But first study of indoor air before and after a smoking ban finds carcinogens eliminated by smoke-free laws
The level of cancer-causing particles is much higher in the air of smoke-filled bars and casinos than on truck-choked highways and city streets, according to the first published comparison of indoor air quality before and after smoke-free workplace legislation. The study, conducted in a casino, six bars and a pool hall in Wilmington, Delaware, is published in the September 2004 Journal of Occupational & Environmental Medicine.
"This research clearly shows that it is far worse for your health to be a bartender or casino dealer in a smoking-permitted establishment than it is to be a turnpike toll collector," says James L. Repace, MSc., the study’s author. "These workers breathe an average of 90% cleaner air after a smoke-free workplace law." Repace, a health physicist, is visiting assistant clinical professor at Boston’s Tufts University School of Medicine and a secondhand smoke consultant based in Bowie, Md. In 2002, Repace received a Robert Wood Johnson Foundation Innovators Combating Substance Abuse award for his ground-breaking work on the effects of secondhand smoke. Funds from the award helped make this study possible.
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The Fraunhofer IWS Dresden and Technische Universität Dresden inaugurated their jointly operated Center for Additive Manufacturing Dresden (AMCD) with a festive ceremony on February 7, 2017. Scientists from various disciplines perform research on materials, additive manufacturing processes and innovative technologies, which build up components in a layer by layer process. This technology opens up new horizons for component design and combinations of functions. For example during fabrication, electrical conductors and sensors are already able to be additively manufactured into components. They provide information about stress conditions of a product during operation.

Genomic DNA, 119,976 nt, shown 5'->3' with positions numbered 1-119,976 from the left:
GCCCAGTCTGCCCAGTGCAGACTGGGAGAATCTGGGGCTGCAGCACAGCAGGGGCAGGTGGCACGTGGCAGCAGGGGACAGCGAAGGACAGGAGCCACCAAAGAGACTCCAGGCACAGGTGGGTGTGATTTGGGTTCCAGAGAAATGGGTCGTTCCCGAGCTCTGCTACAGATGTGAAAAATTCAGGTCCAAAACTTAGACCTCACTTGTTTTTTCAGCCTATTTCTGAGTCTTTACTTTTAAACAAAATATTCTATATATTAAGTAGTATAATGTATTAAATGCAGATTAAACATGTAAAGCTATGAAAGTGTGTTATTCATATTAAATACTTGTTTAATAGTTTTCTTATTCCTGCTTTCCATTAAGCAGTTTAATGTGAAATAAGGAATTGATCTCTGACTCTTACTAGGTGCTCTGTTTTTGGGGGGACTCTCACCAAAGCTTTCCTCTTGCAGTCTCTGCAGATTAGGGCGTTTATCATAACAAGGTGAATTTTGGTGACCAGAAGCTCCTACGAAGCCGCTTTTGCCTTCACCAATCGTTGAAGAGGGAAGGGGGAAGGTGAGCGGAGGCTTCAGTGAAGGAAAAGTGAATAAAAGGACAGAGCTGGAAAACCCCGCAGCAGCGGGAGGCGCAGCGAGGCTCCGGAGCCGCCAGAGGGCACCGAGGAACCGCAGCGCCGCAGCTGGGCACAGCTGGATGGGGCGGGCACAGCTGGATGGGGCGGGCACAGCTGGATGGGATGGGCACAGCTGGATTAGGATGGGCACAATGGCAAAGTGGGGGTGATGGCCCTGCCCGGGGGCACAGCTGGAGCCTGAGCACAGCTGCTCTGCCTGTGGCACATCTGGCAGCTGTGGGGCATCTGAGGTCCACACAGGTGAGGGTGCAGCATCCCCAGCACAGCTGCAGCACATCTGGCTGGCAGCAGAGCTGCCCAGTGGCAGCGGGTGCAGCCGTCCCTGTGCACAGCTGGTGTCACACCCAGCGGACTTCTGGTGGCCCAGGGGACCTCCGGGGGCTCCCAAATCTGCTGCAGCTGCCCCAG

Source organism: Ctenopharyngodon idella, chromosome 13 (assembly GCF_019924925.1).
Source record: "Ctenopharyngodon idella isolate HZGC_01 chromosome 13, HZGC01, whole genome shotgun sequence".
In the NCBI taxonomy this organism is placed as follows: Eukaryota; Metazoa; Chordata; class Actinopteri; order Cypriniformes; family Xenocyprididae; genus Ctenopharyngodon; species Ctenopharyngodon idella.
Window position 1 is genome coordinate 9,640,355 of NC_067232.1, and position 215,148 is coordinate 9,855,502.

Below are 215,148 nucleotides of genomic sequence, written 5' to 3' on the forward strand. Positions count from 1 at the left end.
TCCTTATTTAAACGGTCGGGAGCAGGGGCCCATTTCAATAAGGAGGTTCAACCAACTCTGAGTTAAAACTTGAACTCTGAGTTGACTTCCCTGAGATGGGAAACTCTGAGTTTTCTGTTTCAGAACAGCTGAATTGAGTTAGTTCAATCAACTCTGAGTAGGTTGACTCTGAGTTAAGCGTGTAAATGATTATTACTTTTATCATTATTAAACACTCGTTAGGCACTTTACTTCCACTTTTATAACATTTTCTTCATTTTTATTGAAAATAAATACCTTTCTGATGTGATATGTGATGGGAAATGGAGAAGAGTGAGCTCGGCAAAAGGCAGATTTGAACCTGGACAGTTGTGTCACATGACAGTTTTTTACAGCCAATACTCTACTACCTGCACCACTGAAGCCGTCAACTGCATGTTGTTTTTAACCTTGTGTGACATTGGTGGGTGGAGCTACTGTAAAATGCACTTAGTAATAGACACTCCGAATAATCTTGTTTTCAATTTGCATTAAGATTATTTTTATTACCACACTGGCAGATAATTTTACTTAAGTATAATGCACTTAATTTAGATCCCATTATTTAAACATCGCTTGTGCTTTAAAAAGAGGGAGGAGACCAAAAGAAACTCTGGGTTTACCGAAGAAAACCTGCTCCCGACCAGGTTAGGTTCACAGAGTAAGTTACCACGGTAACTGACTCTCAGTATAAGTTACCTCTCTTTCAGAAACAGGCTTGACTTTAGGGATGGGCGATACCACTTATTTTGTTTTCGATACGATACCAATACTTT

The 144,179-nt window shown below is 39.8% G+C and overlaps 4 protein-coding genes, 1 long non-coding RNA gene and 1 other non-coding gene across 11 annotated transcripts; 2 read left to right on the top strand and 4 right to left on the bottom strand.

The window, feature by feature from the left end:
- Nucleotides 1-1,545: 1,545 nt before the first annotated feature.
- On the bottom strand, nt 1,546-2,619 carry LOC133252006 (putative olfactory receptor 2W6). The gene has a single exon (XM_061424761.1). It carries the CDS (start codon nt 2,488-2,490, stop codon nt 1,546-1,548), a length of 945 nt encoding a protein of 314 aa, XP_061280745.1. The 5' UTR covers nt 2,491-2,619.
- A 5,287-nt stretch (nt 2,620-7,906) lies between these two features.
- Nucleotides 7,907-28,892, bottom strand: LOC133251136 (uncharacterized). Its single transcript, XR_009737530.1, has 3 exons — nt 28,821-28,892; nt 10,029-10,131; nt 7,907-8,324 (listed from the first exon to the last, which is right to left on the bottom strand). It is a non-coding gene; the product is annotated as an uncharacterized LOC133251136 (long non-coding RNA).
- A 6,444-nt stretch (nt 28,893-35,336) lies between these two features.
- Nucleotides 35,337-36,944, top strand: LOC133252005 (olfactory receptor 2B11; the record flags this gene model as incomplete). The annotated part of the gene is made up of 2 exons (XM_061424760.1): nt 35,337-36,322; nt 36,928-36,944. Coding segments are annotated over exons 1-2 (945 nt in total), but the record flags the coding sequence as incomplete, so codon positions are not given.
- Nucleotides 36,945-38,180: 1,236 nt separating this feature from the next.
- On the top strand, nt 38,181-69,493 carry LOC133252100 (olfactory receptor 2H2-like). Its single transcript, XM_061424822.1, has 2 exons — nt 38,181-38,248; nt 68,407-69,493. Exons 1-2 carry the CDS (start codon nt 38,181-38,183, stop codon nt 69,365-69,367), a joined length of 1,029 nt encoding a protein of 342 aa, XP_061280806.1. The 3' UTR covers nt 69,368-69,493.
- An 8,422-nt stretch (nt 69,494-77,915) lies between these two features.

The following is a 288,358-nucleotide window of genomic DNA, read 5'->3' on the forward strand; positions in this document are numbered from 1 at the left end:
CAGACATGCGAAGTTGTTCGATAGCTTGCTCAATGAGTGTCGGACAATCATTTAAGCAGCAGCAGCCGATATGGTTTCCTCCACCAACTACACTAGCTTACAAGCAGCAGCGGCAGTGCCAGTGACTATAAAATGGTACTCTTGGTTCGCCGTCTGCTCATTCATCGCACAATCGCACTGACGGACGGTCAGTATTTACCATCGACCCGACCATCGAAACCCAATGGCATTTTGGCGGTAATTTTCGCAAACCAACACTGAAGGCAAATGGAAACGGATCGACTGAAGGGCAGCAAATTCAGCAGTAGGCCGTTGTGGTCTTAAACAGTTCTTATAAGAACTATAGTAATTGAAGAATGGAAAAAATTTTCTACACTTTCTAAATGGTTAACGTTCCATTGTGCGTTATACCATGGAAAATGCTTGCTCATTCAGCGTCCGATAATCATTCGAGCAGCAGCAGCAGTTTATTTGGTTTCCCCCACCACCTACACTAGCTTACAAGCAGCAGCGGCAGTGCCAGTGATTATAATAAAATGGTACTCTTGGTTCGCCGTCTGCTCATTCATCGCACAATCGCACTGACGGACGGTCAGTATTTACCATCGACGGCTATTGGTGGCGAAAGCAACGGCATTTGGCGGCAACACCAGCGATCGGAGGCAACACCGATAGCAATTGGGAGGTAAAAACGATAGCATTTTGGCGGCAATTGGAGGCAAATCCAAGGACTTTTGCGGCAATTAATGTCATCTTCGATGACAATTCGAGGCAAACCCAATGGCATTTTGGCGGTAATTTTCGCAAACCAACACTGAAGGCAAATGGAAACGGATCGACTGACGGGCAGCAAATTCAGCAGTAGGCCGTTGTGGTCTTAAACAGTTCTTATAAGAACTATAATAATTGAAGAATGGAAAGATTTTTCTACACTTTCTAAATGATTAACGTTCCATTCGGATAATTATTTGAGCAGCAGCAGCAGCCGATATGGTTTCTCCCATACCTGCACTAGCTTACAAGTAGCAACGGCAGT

The 3D-printing technology, or additive manufacturing as it is often called, has long made the step out of scientific research laboratories into industrial...
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Nanometer-scale magnetic perforated grids could create new possibilities for computing. Together with international colleagues, scientists from the Helmholtz Zentrum Dresden-Rossendorf (HZDR) have shown how a cobalt grid can be reliably programmed at room temperature. In addition they discovered that for every hole ("antidot") three magnetic states can be configured. The results have been published in the journal "Scientific Reports".
Physicist Dr. Rantej Bali from the HZDR, together with scientists from Singapore and Australia, designed a special grid structure in a thin layer of cobalt in...
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20.02.2017 | Health and Medicine